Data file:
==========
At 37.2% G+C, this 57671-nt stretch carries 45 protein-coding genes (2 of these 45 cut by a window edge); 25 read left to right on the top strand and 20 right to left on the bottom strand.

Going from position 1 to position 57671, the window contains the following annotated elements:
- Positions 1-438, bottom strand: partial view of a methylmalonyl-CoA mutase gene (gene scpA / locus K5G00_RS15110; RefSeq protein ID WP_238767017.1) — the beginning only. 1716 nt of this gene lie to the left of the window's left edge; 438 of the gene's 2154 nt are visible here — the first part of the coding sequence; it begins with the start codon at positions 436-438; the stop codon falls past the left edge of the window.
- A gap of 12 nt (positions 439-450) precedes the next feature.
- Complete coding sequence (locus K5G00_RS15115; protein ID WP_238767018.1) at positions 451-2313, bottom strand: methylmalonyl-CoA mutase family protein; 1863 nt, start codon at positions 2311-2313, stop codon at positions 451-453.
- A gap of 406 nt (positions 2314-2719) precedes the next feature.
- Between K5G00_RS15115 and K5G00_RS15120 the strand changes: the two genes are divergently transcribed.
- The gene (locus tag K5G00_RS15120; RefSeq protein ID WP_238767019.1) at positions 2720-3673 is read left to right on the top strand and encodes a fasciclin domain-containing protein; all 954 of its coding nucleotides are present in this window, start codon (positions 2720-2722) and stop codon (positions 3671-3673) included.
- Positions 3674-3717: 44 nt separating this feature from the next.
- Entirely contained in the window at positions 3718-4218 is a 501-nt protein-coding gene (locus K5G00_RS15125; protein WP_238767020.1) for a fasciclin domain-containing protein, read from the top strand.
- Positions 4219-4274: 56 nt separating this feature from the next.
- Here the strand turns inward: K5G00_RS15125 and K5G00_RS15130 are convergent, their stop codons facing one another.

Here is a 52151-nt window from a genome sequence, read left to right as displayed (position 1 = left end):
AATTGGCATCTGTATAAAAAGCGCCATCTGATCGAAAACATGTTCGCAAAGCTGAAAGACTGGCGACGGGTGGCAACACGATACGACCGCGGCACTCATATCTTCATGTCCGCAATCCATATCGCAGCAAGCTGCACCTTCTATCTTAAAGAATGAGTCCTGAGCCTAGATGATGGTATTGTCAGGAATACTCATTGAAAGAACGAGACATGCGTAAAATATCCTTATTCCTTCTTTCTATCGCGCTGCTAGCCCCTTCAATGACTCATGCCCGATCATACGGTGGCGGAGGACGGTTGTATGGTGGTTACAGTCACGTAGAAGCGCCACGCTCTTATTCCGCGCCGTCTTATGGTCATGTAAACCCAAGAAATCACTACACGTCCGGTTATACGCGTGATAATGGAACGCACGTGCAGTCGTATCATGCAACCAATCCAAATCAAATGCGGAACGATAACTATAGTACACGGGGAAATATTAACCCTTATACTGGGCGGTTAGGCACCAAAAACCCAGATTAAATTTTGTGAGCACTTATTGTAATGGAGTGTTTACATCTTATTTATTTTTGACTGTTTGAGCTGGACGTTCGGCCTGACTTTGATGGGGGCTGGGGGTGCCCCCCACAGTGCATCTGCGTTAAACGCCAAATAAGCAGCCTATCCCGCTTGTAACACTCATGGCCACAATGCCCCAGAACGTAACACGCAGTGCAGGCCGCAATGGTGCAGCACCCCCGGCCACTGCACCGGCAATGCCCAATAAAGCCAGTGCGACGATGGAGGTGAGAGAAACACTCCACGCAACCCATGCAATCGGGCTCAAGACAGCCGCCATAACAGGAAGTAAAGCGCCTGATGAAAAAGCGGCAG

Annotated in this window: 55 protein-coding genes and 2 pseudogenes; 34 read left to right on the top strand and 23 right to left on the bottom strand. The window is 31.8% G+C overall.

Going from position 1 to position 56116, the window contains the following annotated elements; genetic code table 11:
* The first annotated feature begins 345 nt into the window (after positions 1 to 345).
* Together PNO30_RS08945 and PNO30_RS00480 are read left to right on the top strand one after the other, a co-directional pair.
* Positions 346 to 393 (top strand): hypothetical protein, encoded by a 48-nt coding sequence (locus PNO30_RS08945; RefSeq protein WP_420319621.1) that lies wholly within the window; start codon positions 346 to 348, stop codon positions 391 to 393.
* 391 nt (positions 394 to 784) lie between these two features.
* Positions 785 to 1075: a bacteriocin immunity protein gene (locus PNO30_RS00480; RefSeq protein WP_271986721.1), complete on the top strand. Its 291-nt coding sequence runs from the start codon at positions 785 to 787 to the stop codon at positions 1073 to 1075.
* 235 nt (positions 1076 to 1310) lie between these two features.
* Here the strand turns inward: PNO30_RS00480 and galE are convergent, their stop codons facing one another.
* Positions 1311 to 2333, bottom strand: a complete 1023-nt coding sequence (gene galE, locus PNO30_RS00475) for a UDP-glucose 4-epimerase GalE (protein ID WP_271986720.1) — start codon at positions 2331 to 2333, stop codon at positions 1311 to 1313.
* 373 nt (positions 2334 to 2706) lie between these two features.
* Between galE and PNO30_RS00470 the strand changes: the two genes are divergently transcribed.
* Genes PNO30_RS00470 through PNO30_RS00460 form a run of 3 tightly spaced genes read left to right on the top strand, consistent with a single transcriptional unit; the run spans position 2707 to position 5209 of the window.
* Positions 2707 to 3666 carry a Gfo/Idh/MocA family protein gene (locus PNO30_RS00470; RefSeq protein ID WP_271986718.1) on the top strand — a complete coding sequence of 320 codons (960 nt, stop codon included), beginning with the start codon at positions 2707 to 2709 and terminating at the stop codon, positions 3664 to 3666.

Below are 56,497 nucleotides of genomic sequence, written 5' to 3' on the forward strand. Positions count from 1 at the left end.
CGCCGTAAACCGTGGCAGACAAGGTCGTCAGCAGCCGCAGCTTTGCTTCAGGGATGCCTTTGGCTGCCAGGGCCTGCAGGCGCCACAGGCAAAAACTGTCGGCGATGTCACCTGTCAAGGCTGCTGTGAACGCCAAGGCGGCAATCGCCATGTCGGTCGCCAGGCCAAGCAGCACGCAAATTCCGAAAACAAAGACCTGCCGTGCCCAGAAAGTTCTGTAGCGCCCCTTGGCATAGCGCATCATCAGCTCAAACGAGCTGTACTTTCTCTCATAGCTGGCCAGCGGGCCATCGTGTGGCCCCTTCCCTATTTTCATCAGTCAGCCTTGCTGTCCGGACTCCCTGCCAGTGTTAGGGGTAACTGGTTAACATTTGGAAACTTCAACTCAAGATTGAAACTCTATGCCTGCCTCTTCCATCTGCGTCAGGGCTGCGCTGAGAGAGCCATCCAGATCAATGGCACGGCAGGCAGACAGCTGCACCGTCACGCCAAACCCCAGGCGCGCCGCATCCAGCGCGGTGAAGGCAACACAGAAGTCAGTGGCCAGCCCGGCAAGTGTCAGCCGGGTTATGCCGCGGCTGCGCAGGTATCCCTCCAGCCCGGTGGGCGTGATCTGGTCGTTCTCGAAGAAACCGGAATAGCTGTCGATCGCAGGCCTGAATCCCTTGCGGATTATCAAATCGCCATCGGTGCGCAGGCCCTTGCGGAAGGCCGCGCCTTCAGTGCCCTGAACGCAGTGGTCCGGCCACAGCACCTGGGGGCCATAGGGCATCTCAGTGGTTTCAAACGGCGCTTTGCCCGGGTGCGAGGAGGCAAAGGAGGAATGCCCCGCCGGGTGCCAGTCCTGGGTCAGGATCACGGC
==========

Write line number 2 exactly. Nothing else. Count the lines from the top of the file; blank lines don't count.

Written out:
Going from position 1 to position 57671, the window contains the following annotated elements: